Friday, December 21, 2012

A review of "The Three Stigmata of Palmer Eldritch" by Philip K. Dick

This book is a doozy of a read, but also one of the most fun, thought provoking books I read this year. In a plot that almost defies exposition, a business man named Palmer Eldritch visits another planet, and is possessed by a godlike being. He creates a drug that transports people into a hallucinatory pocket dimension where they become him, or aspects of him. One man tries to stop him from imprinting his image on the inhabitants of the solar system, and insanity there follows. Philip K. Dick tosses out nutty ideas that are at points both wacky, profound, disturbing, or a combination of all three, and creates eerie atmosphere like Ray Bradbury with a screw loose.

The way he subverts the old "Mars is a land of romance and adventure" cliche, is both genius and intensely saddening. The way he develops every character, with their own neuroses and heroic elements is great, and even the Palmer Eldritch/immature godlike being character is revealed to have several dimensions to him, and is not painted as some ancient evil, but instead as a well intentioned idiot who happens to have cosmic powers. This book is filled with psychedelic tripping, and its gleeful hops through time, space, and relative dimensions almost make this a kind of Wrinkle in Time for 1960's LSD enthusiasts. My main issues with this book include that the plot doesn't really pick up until the protagonist arrives on Mars, and the hallucination sequences are definitely on the incoherent side. They make sense, but not enough to remove the sense that you yourself may be on psychotropic drugs.

But if you're ready to take an unhinged thrill ride into the imagination of Philip K. Dick, and want to try some sci fi that's a little different from your run of the mill space opera, jump down the rabbit hole with Palmer Eldritch. You might just enjoy it.


Thursday, December 6, 2012

A review of "A Wizard of Earthsea" by Ursula K. LeGuin

Often compared to Tolkien, Ursula K. LeGuin is a true visionary. This book tells the deceptively simple tale of a kid named Ged who lives in a magical realm called Earthsea. He is destined to be the greatest wizard in the world, but still has a lot of growing up to do. After meddling with the powers of chaos,  he accidentally summons an eldritch creature from the outer dark, and has to put it back there. In the process, LeGuin tells a compelling coming of age story, and  by combining this with a high fantasy story, she sets the groundwork for Harry Potter (Hogwarts is suspiciously similar to the Roke Island wizard academy Ged trains at), Eragon, The Legend of Zelda, (perhaps unconsciously) Star Wars, and many, many others.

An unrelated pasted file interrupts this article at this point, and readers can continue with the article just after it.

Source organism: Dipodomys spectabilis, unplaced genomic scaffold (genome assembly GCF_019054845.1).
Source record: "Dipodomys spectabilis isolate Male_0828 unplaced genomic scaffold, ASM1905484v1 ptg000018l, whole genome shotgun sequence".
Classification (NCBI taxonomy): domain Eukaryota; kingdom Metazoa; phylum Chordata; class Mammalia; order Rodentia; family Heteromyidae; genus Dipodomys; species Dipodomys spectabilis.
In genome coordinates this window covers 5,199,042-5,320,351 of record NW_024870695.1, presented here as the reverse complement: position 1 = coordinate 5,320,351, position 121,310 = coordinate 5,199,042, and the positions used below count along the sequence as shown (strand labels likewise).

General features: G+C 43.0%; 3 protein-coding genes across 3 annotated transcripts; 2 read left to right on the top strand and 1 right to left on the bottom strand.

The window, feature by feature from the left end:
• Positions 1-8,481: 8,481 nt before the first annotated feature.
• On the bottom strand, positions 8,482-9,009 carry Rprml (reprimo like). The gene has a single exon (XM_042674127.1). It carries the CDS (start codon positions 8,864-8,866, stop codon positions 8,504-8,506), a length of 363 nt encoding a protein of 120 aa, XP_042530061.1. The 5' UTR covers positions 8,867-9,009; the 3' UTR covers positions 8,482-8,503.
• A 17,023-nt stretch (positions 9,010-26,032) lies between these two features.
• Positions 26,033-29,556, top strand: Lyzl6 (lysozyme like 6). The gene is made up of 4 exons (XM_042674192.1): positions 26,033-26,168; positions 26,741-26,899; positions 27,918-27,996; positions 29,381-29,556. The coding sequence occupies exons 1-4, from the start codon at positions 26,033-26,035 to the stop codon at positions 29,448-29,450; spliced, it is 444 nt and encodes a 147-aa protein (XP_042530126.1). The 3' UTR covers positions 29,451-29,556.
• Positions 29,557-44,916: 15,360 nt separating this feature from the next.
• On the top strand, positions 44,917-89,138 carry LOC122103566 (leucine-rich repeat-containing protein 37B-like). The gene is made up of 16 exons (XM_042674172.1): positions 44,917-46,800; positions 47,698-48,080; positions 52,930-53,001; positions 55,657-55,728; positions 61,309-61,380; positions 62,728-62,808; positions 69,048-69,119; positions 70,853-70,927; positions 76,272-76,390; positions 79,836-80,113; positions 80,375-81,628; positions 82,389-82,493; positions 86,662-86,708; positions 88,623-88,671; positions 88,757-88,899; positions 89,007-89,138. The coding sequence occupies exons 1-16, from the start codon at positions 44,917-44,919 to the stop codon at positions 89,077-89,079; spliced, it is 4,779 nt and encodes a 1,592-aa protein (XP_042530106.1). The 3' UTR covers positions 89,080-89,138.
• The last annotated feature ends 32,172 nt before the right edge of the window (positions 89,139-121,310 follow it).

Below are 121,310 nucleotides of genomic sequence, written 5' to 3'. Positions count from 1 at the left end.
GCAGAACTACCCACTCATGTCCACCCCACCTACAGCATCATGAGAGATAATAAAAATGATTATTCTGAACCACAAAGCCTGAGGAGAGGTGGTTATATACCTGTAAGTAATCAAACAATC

The thing that defines this from other high fantasy works like The Lord of the Rings is how well developed the character of Ged is. Whereas Frodo (and even Harry Potter sometimes) got through their adventures simply by "being there", Ged has to constantly be taking responsibility for his actions because the otherworldly menace that haunts him exists partly because of his own shortcomings, making this also one of the first "existential" high fantasy books. Ged's own angsty brooding over his own failings did, and will continue to resonate with modern day teenagers. On top of all that, the cast of characters has a surprising amount of ethnic diversity, for a fantasy novel. Whereas A Song of Ice and Fire or something along those lines usually has a nearly all white dramatis personae, Earthsea has a myriad of different cultures and ethnic groups represented. Although it may sound like I'm bashing fantasy, I'm not. I love it, which is why I so enjoyed  A Wizard of Earthsea. It revels in and codifies some of the cliches of its own genre. Not only a good fantasy tale, but also a cracking good YA novel.


Wednesday, December 5, 2012

A review of "The Diviners" by Libba Bray

Libba Bray returns to the form she does best, the "teen historical occult thriller with romantic elements". This latest book is basically an extended Buffy the Vampire Slayer episode set in the 1920's, ,involving a rising demon, evil cultists, and a cyborg. But make no mistake: this isn't a moon-eyed Mortal Instruments-esque fantasy. This is a well researched, well plotted thriller, that doubles as a luxuriant historical novel. While it simply shuffles and deals old occult fiction tropes (for how many mystical cliches are in here, I'm surprised Cthulhu and Aleister Crowley didn't turn up),the excellent characterization and impeccable period detail shine past that little dispute.

There are also some great spooky moments that actually frightened me, and portentous foreshadowing that, unfortunately, partly set up a sequel. There isn't any of the hyper-self aware smugness that accompanies some YA books (coughHolly Blackcough) which is a definite plus. Although some weird, pulled-it-out-of-thin-air-at-3:00 AM plot twists turn up (the aforementioned cyborg), this is overall, a very good book.